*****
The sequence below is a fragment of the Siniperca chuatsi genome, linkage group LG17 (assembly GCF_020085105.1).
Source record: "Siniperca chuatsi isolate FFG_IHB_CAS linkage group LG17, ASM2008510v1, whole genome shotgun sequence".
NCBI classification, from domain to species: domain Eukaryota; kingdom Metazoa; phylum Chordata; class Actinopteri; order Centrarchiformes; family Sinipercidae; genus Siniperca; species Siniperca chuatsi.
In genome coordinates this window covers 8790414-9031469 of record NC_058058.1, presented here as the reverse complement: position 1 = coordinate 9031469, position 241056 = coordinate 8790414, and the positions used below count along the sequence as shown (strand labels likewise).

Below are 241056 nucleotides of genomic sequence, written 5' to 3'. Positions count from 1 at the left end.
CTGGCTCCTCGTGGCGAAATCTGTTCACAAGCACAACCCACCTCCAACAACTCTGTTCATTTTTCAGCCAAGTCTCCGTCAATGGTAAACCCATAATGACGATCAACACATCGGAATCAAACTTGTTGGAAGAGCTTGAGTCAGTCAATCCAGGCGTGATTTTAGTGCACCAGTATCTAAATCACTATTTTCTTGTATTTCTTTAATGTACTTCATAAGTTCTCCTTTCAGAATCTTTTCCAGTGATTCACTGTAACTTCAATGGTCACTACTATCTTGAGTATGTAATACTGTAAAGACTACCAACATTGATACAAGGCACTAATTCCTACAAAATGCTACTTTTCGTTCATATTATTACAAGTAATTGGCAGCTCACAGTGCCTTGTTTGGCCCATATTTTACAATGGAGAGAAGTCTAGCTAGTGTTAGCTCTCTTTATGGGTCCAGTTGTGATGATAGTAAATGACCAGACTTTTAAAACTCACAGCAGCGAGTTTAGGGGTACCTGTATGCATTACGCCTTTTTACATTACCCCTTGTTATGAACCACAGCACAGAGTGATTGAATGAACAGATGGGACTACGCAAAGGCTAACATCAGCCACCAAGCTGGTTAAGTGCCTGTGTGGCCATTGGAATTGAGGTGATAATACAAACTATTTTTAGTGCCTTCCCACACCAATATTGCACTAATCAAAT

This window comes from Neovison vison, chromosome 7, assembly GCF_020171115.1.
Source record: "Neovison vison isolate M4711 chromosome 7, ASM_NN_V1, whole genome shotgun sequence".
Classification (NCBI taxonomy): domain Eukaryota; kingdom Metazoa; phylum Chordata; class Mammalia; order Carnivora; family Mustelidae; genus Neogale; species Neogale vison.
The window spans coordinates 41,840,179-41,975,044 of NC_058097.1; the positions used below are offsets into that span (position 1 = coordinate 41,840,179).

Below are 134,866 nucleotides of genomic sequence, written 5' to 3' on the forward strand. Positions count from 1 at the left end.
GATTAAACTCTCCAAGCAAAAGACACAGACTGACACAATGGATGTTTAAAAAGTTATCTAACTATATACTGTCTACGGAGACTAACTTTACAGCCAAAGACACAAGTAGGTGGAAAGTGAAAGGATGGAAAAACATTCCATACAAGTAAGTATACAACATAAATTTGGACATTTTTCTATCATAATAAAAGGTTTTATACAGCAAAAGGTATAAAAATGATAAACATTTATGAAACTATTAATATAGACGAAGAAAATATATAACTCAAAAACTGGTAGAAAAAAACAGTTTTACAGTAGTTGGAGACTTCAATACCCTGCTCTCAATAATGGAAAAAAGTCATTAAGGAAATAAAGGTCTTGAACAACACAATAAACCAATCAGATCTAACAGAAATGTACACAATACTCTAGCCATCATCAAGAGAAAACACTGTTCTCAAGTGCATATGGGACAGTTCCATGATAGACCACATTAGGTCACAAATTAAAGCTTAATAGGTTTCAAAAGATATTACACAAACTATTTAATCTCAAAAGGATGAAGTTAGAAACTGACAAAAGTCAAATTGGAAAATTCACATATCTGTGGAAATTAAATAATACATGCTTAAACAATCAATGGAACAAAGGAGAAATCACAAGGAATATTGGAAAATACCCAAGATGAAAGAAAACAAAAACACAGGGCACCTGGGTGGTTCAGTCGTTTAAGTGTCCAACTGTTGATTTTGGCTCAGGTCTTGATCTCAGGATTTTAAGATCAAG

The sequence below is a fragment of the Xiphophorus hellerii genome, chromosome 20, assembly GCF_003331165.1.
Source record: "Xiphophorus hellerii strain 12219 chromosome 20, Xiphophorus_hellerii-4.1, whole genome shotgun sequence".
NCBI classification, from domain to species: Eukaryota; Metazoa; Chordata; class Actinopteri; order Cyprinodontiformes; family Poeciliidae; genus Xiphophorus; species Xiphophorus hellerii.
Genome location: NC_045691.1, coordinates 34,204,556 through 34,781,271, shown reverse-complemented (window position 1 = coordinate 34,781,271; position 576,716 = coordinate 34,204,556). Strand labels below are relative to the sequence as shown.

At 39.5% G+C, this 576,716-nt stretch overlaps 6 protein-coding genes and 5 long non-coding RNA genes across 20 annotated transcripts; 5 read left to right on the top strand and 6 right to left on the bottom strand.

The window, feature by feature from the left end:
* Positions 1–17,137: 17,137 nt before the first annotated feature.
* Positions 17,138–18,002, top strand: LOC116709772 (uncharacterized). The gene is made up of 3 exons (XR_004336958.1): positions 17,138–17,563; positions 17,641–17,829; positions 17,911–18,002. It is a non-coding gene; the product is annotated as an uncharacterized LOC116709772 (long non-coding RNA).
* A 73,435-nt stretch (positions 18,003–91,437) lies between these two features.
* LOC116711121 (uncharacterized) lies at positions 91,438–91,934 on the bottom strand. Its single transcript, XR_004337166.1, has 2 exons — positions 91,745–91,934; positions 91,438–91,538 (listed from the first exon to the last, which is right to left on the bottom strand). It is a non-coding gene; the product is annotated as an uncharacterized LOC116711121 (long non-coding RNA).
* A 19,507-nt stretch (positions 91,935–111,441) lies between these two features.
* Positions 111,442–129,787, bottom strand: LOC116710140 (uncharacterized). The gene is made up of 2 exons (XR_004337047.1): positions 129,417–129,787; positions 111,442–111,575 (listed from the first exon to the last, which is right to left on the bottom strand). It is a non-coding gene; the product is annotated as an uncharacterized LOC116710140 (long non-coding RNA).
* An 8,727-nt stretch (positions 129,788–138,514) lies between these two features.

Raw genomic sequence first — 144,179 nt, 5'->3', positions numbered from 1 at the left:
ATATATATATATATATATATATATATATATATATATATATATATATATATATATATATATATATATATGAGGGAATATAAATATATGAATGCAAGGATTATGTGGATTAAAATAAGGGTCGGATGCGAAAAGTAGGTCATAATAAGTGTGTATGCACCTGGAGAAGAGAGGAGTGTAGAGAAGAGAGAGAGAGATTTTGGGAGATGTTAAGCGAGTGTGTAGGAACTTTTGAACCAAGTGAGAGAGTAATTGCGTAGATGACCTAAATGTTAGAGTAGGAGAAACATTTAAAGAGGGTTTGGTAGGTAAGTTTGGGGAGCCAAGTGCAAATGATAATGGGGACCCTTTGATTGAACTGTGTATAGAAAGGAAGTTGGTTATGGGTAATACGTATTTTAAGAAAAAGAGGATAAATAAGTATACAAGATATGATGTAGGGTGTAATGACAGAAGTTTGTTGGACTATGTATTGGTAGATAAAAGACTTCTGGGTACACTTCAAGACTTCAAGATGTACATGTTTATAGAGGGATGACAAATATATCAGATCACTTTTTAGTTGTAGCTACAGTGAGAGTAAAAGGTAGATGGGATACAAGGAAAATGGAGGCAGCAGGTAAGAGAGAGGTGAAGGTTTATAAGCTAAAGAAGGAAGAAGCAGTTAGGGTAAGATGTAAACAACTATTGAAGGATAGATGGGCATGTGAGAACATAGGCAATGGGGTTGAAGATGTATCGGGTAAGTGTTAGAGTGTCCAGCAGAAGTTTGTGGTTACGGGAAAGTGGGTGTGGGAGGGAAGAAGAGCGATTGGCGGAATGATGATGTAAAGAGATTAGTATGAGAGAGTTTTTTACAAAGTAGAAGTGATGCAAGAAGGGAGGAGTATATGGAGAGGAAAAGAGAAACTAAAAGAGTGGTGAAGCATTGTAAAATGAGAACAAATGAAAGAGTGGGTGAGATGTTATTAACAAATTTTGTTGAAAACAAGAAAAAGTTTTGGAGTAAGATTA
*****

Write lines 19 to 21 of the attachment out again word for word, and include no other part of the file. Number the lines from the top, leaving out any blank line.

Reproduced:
* Positions 1–17,137: 17,137 nt before the first annotated feature.
* Positions 17,138–18,002, top strand: LOC116709772 (uncharacterized). The gene is made up of 3 exons (XR_004336958.1): positions 17,138–17,563; positions 17,641–17,829; positions 17,911–18,002. It is a non-coding gene; the product is annotated as an uncharacterized LOC116709772 (long non-coding RNA).
* A 73,435-nt stretch (positions 18,003–91,437) lies between these two features.